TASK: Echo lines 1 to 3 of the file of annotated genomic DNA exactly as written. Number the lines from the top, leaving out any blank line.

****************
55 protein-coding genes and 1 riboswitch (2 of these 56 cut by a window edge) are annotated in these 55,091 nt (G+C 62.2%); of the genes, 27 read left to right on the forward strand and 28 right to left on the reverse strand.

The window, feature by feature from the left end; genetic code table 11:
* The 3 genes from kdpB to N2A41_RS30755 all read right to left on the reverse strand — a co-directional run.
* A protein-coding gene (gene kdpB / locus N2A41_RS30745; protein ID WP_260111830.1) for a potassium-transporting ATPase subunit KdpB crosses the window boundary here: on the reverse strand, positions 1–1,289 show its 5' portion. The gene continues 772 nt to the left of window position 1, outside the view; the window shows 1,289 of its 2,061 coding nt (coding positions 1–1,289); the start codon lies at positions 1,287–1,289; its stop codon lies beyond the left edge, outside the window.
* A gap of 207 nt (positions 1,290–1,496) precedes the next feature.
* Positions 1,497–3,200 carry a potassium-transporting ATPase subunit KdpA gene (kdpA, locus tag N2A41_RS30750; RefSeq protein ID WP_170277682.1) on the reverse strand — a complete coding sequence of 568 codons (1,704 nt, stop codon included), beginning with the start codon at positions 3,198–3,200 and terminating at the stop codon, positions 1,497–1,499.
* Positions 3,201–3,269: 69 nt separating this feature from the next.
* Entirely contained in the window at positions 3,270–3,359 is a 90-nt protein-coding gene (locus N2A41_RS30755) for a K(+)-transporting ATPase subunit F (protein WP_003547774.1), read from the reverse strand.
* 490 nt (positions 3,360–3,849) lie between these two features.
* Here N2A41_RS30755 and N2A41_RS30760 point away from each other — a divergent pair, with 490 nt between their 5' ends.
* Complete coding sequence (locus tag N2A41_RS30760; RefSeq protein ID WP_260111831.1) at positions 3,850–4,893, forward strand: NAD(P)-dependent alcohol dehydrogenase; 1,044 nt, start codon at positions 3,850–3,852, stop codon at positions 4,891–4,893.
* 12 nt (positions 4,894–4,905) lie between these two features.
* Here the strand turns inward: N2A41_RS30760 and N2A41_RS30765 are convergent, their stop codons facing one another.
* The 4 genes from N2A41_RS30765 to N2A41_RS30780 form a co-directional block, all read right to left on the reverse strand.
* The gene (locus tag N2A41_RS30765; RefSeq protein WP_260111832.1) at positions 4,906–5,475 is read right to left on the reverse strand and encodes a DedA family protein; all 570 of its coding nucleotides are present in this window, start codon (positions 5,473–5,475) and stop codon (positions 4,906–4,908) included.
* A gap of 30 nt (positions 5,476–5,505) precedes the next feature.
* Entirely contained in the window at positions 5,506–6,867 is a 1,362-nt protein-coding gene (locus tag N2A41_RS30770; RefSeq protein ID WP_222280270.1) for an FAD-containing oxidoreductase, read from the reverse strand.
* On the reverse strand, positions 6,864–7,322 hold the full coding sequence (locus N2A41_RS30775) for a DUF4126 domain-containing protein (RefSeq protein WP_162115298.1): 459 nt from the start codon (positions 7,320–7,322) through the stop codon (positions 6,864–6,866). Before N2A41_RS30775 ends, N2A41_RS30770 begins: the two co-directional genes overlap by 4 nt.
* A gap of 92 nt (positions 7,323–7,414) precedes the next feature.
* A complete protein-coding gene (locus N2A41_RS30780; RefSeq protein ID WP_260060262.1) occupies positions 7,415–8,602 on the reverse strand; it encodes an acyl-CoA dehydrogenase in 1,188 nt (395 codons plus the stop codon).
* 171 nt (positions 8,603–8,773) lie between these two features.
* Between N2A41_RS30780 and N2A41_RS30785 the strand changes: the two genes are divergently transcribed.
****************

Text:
55 protein-coding genes and 1 riboswitch (2 of these 56 cut by a window edge) are annotated in these 55,091 nt (G+C 62.2%); of the genes, 27 read left to right on the forward strand and 28 right to left on the reverse strand.

The window, feature by feature from the left end; genetic code table 11:
* The 3 genes from kdpB to N2A41_RS30755 all read right to left on the reverse strand — a co-directional run.